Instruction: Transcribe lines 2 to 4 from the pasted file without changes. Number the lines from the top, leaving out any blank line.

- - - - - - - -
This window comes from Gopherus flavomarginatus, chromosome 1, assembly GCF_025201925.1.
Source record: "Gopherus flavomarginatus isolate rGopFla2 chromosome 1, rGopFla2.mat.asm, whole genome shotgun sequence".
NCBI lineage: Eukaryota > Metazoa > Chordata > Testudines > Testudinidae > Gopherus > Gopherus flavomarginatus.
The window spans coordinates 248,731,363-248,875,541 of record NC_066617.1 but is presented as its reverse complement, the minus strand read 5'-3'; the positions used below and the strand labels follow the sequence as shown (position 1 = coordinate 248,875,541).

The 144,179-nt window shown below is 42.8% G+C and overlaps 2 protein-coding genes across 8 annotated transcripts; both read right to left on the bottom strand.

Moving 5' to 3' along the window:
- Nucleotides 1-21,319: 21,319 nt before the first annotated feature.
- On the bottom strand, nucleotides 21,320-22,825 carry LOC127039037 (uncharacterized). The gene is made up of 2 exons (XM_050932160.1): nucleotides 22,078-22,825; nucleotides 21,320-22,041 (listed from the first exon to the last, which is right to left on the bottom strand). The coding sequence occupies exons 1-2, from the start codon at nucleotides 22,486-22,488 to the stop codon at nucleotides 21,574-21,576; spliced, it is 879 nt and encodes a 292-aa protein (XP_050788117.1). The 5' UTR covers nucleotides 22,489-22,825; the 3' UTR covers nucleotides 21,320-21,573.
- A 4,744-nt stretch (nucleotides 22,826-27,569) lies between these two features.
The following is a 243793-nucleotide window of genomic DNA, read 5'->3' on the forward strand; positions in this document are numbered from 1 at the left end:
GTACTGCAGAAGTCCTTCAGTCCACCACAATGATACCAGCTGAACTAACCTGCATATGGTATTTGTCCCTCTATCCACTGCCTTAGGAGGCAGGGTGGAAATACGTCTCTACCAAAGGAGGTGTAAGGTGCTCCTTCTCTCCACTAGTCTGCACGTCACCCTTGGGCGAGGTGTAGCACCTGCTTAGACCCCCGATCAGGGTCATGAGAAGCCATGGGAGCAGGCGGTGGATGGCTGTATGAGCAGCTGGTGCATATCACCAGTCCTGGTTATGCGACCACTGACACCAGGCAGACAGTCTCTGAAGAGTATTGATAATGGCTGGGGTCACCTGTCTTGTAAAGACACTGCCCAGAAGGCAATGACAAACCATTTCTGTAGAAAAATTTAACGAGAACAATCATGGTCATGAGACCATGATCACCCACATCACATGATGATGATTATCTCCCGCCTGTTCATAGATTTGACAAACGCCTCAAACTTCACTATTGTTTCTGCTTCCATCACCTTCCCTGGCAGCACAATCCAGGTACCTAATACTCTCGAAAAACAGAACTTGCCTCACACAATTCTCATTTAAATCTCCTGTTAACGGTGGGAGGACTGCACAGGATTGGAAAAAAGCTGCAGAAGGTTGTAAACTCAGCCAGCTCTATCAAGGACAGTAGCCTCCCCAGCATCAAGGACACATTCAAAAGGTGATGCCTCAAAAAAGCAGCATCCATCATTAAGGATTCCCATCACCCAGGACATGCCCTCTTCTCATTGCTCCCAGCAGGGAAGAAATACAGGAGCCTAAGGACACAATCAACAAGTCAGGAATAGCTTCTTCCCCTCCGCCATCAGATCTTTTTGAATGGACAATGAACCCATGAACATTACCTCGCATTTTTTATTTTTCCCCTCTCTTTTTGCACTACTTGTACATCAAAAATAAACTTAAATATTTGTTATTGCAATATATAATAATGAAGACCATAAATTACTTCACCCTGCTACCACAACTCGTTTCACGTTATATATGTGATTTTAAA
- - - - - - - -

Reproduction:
Source record: "Gopherus flavomarginatus isolate rGopFla2 chromosome 1, rGopFla2.mat.asm, whole genome shotgun sequence".
NCBI lineage: Eukaryota > Metazoa > Chordata > Testudines > Testudinidae > Gopherus > Gopherus flavomarginatus.
The window spans coordinates 248,731,363-248,875,541 of record NC_066617.1 but is presented as its reverse complement, the minus strand read 5'-3'; the positions used below and the strand labels follow the sequence as shown (position 1 = coordinate 248,875,541).